I Come in Peace
|I Come in Peace|
Promotional film poster
|Directed by||Craig R. Baxley|
|Produced by||Jeff Young|
|Written by||Jonathan Tydor
Leonard Maas Jr.
|Music by||Jan Hammer|
|Editing by||Mark Helfrich|
|Distributed by||Triumph Releasing Corporation (US)|
|Running time||91 minutes|
I Come in Peace (initially produced and released internationally as Dark Angel) is a 1990 science fiction action thriller feature film about a rule-breaking vice cop who becomes involved in the investigation of mysterious drug-related murders on the streets of Houston, Texas. The film was directed by Craig R. Baxley, and stars Dolph Lundgren, Brian Benben, Betsy Brantley and David Ackroyd.
The original title is Dark Angel; the film was planned to be released under the same title in the United States (which had the latest release) but was renamed by Triumph Releasing to I Come in Peace because of two other movies entitled The Dark Angel (from 1925 and 1935), according to executive producer Mark Damon (in a 1993 interview with UK magazine Impact) who preferred the original title.
Houston cop Jack Caine (Dolph Lundgren) does not let police procedure prevent him pursuing his mission to wipe out the White Boys, a gang of white collar drug dealers who killed his partner while Caine was stopping a convenience store robbery.
The White Boys disguise their narcotics trafficking behind rows of expensive luxury sports cars, executive level jobs, and flashy designer suits. Led by the vicious but urbane Victor Manning, the White Boys operate above accusation but not suspicion. Law enforcement knows they are dirty, but they cannot prove it. Caine is determined to bring them down.
When the White Boys steal a shipment of heroin from a federal evidence warehouse, they hide evidence of their involvement by blowing up the facility, killing or injuring numerous people. This brings in the FBI, which becomes involved in Caine's vendetta against the White Boys. Caine is partnered with a by-the-book partner, FBI agent Arwood "Larry" Smith (Brian Benben). They investigate the drug theft and murder of several key White Boys soldiers. Smith wants Caine to follow official procedure, but Caine ignores him. He disregards Smith's interference and begins to suspect that the Feds are investigating more than just the White Boys.
Caine’s instincts are proven right. The first clue is the murder weapon in the White Boys’ massacre: a hyper-fast, super-sharp vibrating disk like nothing they have ever seen. The second is a series of drug-related deaths has everyone very puzzled. The corpses are full of heroin, but the cause of death is not drug overdose. Caine and Smith do not follow the manual in their pursuit of answers. They end up on the trail of Talec (Matthias Hues), a vicious extraterrestrial drug dealer.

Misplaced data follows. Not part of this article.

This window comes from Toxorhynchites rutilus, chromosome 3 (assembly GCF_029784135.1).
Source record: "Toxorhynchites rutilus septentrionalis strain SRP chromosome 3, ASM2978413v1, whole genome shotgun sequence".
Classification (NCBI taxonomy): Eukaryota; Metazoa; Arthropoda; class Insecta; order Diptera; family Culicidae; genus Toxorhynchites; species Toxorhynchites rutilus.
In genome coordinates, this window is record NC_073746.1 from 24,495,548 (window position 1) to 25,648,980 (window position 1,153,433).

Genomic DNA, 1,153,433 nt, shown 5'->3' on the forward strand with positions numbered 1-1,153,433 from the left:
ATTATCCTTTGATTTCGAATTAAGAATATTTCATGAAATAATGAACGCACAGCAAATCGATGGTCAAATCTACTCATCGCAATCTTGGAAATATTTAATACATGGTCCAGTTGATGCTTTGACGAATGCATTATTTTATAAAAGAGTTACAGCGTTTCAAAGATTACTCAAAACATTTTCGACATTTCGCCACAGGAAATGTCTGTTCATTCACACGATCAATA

Talec shoots his victims full of drugs and then uses alien technology to extract endorphins from their brains, synthesizing them into a substance to be used by addicts on his home planet. He is pursued by an alien cop named Azeck (Jay Bilas), who warns Caine and Smith that if Talec is not stopped, thousands of intergalactic drug dealers will start to come to Earth to slaughter its population. Putting aside their differences, Smith and Caine team up to take Talec down.
I Come In Peace was released in the United States on September 28, 1990. It was released as Dark Angel in other territories.
Home video release
After the film's theatrical run, it was released on VHS and laserdisc in 1991 by Media Home Entertainment. A Region 2 (widescreen) and Region 4 (fullscreen) DVD is available in Europe, Japan and Australia. On September 2011, in the US a Manufactured On Demand widescreen DVD from MGM Classics Collection was available online. It was released under its original title, "Dark Angel".
A Blu-ray was released on August 27, 2013 by Shout! Factory as part of their Scream Factory label. This edition contains a 24 minutes retrospective featurette with new interview of the director Craig Baxley, Dolph Lundgren and Brian Benben, as well as a gallery of rare vintage posters, lobby cards and stills.